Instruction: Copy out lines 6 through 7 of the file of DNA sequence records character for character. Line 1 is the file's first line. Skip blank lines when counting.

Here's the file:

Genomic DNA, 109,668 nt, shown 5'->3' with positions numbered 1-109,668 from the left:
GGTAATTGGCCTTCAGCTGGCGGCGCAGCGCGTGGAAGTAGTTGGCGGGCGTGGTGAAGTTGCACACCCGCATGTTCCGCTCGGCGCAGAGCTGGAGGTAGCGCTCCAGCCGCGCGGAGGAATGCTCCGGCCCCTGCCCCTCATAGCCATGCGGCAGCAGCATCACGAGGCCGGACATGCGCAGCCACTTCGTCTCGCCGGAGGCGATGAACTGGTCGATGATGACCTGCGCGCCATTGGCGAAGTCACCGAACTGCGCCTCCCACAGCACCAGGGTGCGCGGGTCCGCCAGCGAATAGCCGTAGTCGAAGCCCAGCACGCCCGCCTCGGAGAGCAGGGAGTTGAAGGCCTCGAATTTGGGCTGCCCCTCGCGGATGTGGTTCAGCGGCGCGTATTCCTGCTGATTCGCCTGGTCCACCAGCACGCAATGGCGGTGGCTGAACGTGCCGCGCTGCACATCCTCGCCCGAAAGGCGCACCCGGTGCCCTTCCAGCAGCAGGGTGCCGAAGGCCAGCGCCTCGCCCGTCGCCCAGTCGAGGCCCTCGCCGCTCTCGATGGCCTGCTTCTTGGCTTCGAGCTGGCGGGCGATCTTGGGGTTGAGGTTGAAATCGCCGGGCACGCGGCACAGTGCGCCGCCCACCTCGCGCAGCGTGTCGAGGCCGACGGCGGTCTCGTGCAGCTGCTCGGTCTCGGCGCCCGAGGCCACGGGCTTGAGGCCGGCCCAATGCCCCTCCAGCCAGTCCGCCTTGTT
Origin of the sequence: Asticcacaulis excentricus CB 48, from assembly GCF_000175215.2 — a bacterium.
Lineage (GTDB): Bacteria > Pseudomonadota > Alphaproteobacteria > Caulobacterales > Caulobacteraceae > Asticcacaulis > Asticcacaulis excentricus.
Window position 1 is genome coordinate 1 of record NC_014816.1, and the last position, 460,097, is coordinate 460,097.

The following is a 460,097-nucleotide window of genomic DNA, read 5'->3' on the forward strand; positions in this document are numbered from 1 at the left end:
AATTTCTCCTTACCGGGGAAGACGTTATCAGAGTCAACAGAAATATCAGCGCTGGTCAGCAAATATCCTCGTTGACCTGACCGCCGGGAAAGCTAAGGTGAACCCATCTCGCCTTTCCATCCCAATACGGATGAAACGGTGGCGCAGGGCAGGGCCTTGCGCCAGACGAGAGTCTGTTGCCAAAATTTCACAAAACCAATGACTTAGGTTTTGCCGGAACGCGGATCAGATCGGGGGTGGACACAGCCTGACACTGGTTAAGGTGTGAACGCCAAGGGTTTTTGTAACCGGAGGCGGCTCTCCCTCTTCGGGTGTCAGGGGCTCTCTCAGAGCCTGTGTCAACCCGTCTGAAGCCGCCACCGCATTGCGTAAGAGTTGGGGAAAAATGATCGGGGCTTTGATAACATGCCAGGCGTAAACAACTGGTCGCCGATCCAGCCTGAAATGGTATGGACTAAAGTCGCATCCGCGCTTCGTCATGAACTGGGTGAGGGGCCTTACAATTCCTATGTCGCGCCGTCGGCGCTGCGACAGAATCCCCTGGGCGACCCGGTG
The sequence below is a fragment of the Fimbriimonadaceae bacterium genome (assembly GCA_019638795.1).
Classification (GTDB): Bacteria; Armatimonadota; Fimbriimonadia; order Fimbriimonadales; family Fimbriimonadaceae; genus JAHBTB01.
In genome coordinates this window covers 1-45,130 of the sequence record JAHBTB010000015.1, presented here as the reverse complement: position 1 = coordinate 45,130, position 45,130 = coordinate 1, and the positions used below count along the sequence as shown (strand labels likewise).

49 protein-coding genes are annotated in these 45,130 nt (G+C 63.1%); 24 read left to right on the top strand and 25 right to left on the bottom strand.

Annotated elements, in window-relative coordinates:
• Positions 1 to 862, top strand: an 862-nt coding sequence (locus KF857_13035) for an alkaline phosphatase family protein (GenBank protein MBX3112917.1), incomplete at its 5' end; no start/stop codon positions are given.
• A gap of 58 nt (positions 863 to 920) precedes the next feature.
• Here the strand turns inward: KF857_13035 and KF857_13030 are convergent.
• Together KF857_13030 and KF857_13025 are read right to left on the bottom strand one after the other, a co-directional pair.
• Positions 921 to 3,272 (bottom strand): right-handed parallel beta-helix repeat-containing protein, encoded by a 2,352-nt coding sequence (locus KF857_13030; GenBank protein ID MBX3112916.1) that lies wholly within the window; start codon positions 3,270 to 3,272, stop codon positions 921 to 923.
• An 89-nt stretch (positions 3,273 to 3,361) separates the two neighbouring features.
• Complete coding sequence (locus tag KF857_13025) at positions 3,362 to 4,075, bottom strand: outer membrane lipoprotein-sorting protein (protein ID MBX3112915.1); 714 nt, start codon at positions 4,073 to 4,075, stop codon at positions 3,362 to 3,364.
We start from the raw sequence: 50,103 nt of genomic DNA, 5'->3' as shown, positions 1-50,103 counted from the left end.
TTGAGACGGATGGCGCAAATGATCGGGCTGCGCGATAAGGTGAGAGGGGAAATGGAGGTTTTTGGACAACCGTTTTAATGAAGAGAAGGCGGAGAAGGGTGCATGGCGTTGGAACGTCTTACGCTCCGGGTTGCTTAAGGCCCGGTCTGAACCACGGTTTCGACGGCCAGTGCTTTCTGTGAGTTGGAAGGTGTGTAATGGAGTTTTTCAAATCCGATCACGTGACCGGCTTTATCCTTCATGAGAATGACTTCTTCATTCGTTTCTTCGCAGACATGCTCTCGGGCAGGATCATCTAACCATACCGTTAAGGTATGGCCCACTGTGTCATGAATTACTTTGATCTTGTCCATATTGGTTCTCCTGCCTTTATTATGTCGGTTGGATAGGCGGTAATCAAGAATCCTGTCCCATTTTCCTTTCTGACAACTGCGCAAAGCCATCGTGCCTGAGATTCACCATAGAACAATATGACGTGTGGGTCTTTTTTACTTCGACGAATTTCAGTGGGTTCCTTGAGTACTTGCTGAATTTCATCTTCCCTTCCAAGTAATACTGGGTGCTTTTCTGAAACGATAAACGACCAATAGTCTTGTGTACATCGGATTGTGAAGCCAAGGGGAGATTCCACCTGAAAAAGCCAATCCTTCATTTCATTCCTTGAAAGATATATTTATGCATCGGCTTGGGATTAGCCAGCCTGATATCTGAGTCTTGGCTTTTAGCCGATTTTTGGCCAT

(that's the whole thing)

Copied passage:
The following is a 460,097-nucleotide window of genomic DNA, read 5'->3' on the forward strand; positions in this document are numbered from 1 at the left end:
AATTTCTCCTTACCGGGGAAGACGTTATCAGAGTCAACAGAAATATCAGCGCTGGTCAGCAAATATCCTCGTTGACCTGACCGCCGGGAAAGCTAAGGTGAACCCATCTCGCCTTTCCATCCCAATACGGATGAAACGGTGGCGCAGGGCAGGGCCTTGCGCCAGACGAGAGTCTGTTGCCAAAATTTCACAAAACCAATGACTTAGGTTTTGCCGGAACGCGGATCAGATCGGGGGTGGACACAGCCTGACACTGGTTAAGGTGTGAACGCCAAGGGTTTTTGTAACCGGAGGCGGCTCTCCCTCTTCGGGTGTCAGGGGCTCTCTCAGAGCCTGTGTCAACCCGTCTGAAGCCGCCACCGCATTGCGTAAGAGTTGGGGAAAAATGATCGGGGCTTTGATAACATGCCAGGCGTAAACAACTGGTCGCCGATCCAGCCTGAAATGGTATGGACTAAAGTCGCATCCGCGCTTCGTCATGAACTGGGTGAGGGGCCTTACAATTCCTATGTCGCGCCGTCGGCGCTGCGACAGAATCCCCTGGGCGACCCGGTG